In the world of off-site construction, timber frame is one of the fastest-growing techniques. But the available skills are not keeping pace with the trend.
The Structural Timber Association (STA) decided to address the gap.
“STA has a policy to raise the bar in everything we do, including skills,” says Andrew Carpenter, Chief Executive of STA.
“We had workbooks that had been around for several years, so we wanted funding to update them and use them to disseminate information and best practice; to turn them into something useful,” says Andrew.
“Originally, colleges weren’t prepared to invest in courses they didn’t see a need for on the horizon. More off-site construction solutions are being sought now, and timber frame is by far and away the fastest growing.”
Following a successful application, CITB funding was used to develop high-quality, comprehensive digital workbooks covering the design and manufacturing of timber frame construction, from sourcing material to completion of a project.
Available to members for download via the STA website, there are two sets of workbooks, comprising three volumes each: “knowledge”, “practical skills” and “health and safety”.
They outline crucial issues too, such as how modern methods of construction are adapting to environmental and political influences, as well as tackling the subjects of sustainability and durability through insulation and acoustics performance.
Content was developed in consultation with CITB and industry stakeholders. But STA selected Edinburgh Napier University to draft the content; with good reason. The university has an active relationship with the industry and its Centre for Offsite Construction and Innovative Structures carries out cutting-edge research. It also has a track record of publishing books on off-site construction, which contributed to the university winning the Queen's Anniversary Prize in 2015.
Mila Duncheva, lead author of the workbooks and Associate Lecturer at the centre says: “It’s critical to address the skills gap in the industry and clearly map out what training exists and how it should be enhanced. We wanted to provide standardised knowledge so there’s only one source of information.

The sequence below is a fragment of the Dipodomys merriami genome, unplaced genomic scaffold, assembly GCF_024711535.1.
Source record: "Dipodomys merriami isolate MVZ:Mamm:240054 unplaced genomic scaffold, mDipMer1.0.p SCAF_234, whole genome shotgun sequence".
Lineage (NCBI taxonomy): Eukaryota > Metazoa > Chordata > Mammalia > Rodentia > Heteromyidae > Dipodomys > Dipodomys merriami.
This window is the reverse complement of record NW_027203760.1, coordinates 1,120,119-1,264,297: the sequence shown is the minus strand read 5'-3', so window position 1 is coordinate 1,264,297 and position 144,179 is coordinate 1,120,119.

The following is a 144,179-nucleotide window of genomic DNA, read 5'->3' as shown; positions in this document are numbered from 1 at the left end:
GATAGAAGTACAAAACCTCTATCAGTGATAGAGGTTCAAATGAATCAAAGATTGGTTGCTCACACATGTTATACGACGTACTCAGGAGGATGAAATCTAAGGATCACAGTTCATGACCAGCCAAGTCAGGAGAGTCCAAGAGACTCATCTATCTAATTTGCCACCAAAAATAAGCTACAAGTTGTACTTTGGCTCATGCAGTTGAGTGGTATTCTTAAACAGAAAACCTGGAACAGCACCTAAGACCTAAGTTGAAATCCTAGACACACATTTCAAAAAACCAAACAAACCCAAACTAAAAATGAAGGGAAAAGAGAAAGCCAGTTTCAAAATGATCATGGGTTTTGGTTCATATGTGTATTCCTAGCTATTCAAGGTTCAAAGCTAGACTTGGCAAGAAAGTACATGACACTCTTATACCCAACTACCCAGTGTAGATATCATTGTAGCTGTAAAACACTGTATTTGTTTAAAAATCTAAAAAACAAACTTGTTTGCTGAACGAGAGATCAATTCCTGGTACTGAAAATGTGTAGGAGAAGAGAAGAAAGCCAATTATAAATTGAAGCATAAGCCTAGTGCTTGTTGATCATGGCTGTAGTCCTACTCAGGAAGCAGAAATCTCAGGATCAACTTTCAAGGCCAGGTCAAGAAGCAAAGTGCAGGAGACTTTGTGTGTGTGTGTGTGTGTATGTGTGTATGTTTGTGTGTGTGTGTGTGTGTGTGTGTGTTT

“Previously, materials on timber frame construction were very academic and disconnected. The main aim is to standardise the training available to people across country so there’s only one source of information in the industry and therefore achieve higher quality,” she says.
Standardisation also has important repercussions for those already working in the industry.
“Typically, people get trained by a specific manufacturer and become very familiar with that manufacturer’s system,” Mila says. “If they change job, it becomes very challenging to transfer skills.”
The workbooks look set to remain relevant for a long time to come.
Today, 570 companies and all their staff with access to the members’ area of the STA website can access the workbooks. Talks have recently begun with colleges about using the workbooks as part of their curriculum, including South Lanarkshire College, which now plans to use them as course material.
And next year, the association will develop an online test and certification linked to the workbooks.
But in the meantime, STA is tackling another huge challenge through the workbooks: breaking down preconceptions. Mila says they have an overall focus on how off-site construction is an attractive career choice and a way to improve the built environment for everyone.
“The main challenge is that there are not enough new entrants going into the industry, which is connected to a poor image of the industry. We’re trying to target these issues with the workbooks.”
Company: Structural Timber Association (STA)
Sector: Membership organisation
Challenge: Standardise training on off-site construction
Fund type: Flexible Fund
Impact: STA and Edinburgh Napier University have created a comprehensive, quality source of knowledge for the entire structural timber frame industry.
“We wanted to provide standardised knowledge so there’s only one source of information.”
Mila Duncheva, Associate Lecturer, Centre for Offsite Construction and Innovative Structures, Edinburgh Napier University